There are some hopefully helpful ideas. What techniques have you used when you’re stuck? I’d love to hear about them.

Christine Husom is the author of Murder in Winnebago County, Buried in Wolf Lake, and An Altar by the River.


Filed under writing

13 responses to “What About That Middle? by Christine Husom

  1. You’re going to hate me, Christine; but I’ve never had happen to me what you describe here. I’ve never hit that brick wall, unsure what I’m going to write, despising as dumb what I’ve written. Although I’ve been known to delete something, it’s usually not until a subsequent draft, and only then it’s because I’ve determined it adds little to the story.

    Never have I put a major project on hold because another idea for another project took precedence. I’m in it for the long haul and finish what I start. That’s not to say it’s always a cake walk. I certainly face obstacles; but I long ago learned to trust my instincts. I’ve only ever written the ending to one novel before it was time, and that was for A Retrospect in Death. It came to me about two-thirds of the way through, and it was so clear to me I was moved to get it down on paper for fear it would lose its clarity if I waited. When I finally got to the end, that ending I’d written months before got a few tweaks, but essentially remained as I’d written it.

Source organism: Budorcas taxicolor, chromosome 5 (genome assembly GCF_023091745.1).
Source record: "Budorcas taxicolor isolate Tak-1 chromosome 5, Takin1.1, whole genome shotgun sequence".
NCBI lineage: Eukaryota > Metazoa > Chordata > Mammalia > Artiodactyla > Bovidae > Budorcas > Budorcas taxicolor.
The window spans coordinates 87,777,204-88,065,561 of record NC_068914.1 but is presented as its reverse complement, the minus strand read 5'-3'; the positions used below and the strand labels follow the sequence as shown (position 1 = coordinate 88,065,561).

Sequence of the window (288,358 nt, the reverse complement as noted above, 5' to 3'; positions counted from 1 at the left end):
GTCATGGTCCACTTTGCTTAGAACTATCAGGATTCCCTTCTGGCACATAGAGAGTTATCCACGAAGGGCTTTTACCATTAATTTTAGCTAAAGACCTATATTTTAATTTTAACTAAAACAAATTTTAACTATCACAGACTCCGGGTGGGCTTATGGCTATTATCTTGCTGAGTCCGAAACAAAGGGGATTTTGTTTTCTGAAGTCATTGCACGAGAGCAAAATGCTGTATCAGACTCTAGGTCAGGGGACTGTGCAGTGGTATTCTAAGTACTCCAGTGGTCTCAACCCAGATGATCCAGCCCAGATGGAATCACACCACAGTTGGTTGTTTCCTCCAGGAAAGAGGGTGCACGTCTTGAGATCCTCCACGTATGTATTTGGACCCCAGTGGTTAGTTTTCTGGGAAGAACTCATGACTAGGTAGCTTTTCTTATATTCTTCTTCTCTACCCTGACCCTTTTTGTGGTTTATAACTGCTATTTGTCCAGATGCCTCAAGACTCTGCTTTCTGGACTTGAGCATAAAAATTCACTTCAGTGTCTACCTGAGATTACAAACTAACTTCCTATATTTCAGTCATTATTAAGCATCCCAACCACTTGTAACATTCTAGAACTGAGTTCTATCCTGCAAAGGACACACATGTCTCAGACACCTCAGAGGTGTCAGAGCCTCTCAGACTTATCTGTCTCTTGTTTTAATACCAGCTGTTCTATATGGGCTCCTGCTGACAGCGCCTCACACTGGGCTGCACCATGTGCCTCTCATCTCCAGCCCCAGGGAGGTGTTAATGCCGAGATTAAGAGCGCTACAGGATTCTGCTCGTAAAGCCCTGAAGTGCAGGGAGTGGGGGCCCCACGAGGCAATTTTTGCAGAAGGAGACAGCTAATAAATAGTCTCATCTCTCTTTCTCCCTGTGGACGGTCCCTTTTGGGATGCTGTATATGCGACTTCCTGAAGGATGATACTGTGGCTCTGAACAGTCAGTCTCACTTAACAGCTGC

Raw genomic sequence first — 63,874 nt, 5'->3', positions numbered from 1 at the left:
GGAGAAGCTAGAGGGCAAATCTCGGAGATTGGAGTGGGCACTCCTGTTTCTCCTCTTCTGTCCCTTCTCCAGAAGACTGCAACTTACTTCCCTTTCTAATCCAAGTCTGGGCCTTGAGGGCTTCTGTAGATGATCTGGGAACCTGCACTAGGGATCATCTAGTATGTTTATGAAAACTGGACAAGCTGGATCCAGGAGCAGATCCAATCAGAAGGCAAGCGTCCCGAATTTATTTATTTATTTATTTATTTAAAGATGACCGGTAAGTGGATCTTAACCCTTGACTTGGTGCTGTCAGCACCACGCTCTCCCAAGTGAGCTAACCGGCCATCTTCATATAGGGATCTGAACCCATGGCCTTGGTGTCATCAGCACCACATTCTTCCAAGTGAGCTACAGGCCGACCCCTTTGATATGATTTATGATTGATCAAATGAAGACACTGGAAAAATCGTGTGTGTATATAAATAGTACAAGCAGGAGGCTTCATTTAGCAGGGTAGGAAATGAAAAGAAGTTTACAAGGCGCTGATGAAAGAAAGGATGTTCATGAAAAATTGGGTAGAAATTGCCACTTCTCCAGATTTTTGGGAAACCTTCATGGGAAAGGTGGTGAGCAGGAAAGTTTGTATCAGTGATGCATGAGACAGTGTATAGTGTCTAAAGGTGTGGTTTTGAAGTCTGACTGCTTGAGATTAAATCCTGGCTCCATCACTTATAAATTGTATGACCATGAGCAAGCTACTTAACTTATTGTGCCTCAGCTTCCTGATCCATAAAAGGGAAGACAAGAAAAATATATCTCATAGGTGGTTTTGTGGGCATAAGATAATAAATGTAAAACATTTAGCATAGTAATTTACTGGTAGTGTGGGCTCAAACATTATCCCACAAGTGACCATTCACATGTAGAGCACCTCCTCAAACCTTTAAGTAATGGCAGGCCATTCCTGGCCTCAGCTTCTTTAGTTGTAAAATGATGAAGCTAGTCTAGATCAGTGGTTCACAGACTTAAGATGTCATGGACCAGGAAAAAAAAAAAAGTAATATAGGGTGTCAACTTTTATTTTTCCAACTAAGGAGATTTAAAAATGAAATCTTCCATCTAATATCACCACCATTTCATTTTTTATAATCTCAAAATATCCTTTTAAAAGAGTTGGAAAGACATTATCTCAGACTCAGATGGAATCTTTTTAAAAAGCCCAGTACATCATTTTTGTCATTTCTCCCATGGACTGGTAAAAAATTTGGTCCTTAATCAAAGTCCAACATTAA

2. Christine, I’ve only written one book, so I may not be effectively qualified to answer your question, but, I didn’t hit a wall either in my book. I’d had it in my head so long, I had many scenes I wanted to include and they just flowed into my manuscript. However, I did find that the days I was more focused produced better writing. I also edited a LOT as I went along, pouring over sentences, trying to make them say exactly what I had in my head. Each day, I would start out re-reading the previous day’s work and that helped me get totally into the story once more. I also relied on my research material a great deal to give me interesting tid bits to include.

  3. Sherrie Hansen

    Great advice, Chris. And great timing, too. I’m in the middle of this right now. For me, I think it stems from the fact that I simply have too much going on in my life right now, and my brain is on overload. My theory is that if I get a few small parts of my life and my various houses back in order, that I will have at least part of my brain’s resources back and the flow will start again.

  4. Another trick I’ve tried with success is starting on another writing project. Sometimes another story is rattling around between my ears and I “throw it a bone” by writing 5 to 10K words. Usually then the next story will back off and leave me alone while I finish what I was working on originally. Stories tend to pester me until they get written, and when the one I’m working on realizes I’m paying attention to another, it really starts nagging me to finish it.

    • Your works really are like your kids! But that’s a technique I might try, Mike. During the course of writing my current WIP, I was tempted to abandon it a few times because Corky’s next adventure keeps trying to get me to write it.

  5. Going for a walk (with dog) was always my technique. Lacking dog there’s less incentive to go out in the rain so I usually read something else for a while instead.